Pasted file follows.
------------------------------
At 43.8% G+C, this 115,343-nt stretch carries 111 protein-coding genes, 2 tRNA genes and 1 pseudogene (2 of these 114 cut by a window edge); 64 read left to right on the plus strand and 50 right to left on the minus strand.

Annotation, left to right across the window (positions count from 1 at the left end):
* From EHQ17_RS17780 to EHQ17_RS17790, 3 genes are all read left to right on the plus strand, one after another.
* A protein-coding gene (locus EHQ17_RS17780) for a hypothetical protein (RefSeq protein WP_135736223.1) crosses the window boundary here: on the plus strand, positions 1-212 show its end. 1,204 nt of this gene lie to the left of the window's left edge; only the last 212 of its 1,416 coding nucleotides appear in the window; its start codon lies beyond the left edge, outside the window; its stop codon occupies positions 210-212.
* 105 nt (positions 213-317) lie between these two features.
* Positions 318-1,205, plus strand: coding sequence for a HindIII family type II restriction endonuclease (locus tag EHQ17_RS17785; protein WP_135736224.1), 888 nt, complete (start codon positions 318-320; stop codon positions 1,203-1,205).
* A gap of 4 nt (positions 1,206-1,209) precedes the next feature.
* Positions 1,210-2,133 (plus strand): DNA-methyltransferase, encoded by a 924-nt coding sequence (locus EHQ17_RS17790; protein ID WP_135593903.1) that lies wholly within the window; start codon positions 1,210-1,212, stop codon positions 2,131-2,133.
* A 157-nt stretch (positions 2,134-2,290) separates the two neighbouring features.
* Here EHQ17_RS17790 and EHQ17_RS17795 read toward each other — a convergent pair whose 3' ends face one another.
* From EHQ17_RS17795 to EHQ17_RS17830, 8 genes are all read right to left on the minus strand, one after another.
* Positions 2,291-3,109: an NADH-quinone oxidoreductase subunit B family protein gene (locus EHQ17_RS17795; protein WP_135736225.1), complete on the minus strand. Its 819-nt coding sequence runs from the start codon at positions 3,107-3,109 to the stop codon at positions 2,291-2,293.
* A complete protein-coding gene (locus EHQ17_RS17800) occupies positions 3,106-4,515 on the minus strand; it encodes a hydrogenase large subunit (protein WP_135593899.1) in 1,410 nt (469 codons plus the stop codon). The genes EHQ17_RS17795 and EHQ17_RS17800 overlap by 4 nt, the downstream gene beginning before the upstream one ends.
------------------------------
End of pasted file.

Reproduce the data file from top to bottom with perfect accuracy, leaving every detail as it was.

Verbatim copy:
At 43.8% G+C, this 115,343-nt stretch carries 111 protein-coding genes, 2 tRNA genes and 1 pseudogene (2 of these 114 cut by a window edge); 64 read left to right on the plus strand and 50 right to left on the minus strand.

Annotation, left to right across the window (positions count from 1 at the left end):
* From EHQ17_RS17780 to EHQ17_RS17790, 3 genes are all read left to right on the plus strand, one after another.
* A protein-coding gene (locus EHQ17_RS17780) for a hypothetical protein (RefSeq protein WP_135736223.1) crosses the window boundary here: on the plus strand, positions 1-212 show its end. 1,204 nt of this gene lie to the left of the window's left edge; only the last 212 of its 1,416 coding nucleotides appear in the window; its start codon lies beyond the left edge, outside the window; its stop codon occupies positions 210-212.
* 105 nt (positions 213-317) lie between these two features.
* Positions 318-1,205, plus strand: coding sequence for a HindIII family type II restriction endonuclease (locus tag EHQ17_RS17785; protein WP_135736224.1), 888 nt, complete (start codon positions 318-320; stop codon positions 1,203-1,205).
* A gap of 4 nt (positions 1,206-1,209) precedes the next feature.
* Positions 1,210-2,133 (plus strand): DNA-methyltransferase, encoded by a 924-nt coding sequence (locus EHQ17_RS17790; protein ID WP_135593903.1) that lies wholly within the window; start codon positions 1,210-1,212, stop codon positions 2,131-2,133.
* A 157-nt stretch (positions 2,134-2,290) separates the two neighbouring features.
* Here EHQ17_RS17790 and EHQ17_RS17795 read toward each other — a convergent pair whose 3' ends face one another.
* From EHQ17_RS17795 to EHQ17_RS17830, 8 genes are all read right to left on the minus strand, one after another.
* Positions 2,291-3,109: an NADH-quinone oxidoreductase subunit B family protein gene (locus EHQ17_RS17795; protein WP_135736225.1), complete on the minus strand. Its 819-nt coding sequence runs from the start codon at positions 3,107-3,109 to the stop codon at positions 2,291-2,293.
* A complete protein-coding gene (locus EHQ17_RS17800) occupies positions 3,106-4,515 on the minus strand; it encodes a hydrogenase large subunit (protein WP_135593899.1) in 1,410 nt (469 codons plus the stop codon). The genes EHQ17_RS17795 and EHQ17_RS17800 overlap by 4 nt, the downstream gene beginning before the upstream one ends.